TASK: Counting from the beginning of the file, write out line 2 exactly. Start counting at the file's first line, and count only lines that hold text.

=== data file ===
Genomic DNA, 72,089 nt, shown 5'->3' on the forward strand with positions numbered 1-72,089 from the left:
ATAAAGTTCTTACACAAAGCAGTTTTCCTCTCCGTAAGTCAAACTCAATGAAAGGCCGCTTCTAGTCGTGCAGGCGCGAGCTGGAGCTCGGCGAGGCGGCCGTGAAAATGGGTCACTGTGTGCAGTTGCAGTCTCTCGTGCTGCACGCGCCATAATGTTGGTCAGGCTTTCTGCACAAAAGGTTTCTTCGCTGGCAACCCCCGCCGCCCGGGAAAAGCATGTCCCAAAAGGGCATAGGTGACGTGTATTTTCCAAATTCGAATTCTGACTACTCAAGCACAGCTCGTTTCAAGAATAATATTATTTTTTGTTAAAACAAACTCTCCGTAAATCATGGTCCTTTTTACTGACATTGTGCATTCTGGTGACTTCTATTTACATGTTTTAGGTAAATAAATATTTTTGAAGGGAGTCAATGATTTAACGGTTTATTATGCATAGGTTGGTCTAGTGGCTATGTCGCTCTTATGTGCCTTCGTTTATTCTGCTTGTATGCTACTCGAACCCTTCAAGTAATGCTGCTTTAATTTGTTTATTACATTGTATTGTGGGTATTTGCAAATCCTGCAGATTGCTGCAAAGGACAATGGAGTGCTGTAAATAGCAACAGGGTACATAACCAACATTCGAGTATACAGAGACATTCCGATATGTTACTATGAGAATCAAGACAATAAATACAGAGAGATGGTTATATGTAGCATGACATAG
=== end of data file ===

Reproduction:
ATAAAGTTCTTACACAAAGCAGTTTTCCTCTCCGTAAGTCAAACTCAATGAAAGGCCGCTTCTAGTCGTGCAGGCGCGAGCTGGAGCTCGGCGAGGCGGCCGTGAAAATGGGTCACTGTGTGCAGTTGCAGTCTCTCGTGCTGCACGCGCCATAATGTTGGTCAGGCTTTCTGCACAAAAGGTTTCTTCGCTGGCAACCCCCGCCGCCCGGGAAAAGCATGTCCCAAAAGGGCATAGGTGACGTGTATTTTCCAAATTCGAATTCTGACTACTCAAGCACAGCTCGTTTCAAGAATAATATTATTTTTTGTTAAAACAAACTCTCCGTAAATCATGGTCCTTTTTACTGACATTGTGCATTCTGGTGACTTCTATTTACATGTTTTAGGTAAATAAATATTTTTGAAGGGAGTCAATGATTTAACGGTTTATTATGCATAGGTTGGTCTAGTGGCTATGTCGCTCTTATGTGCCTTCGTTTATTCTGCTTGTATGCTACTCGAACCCTTCAAGTAATGCTGCTTTAATTTGTTTATTACATTGTATTGTGGGTATTTGCAAATCCTGCAGATTGCTGCAAAGGACAATGGAGTGCTGTAAATAGCAACAGGGTACATAACCAACATTCGAGTATACAGAGACATTCCGATATGTTACTATGAGAATCAAGACAATAAATACAGAGAGATGGTTATATGTAGCATGACATAG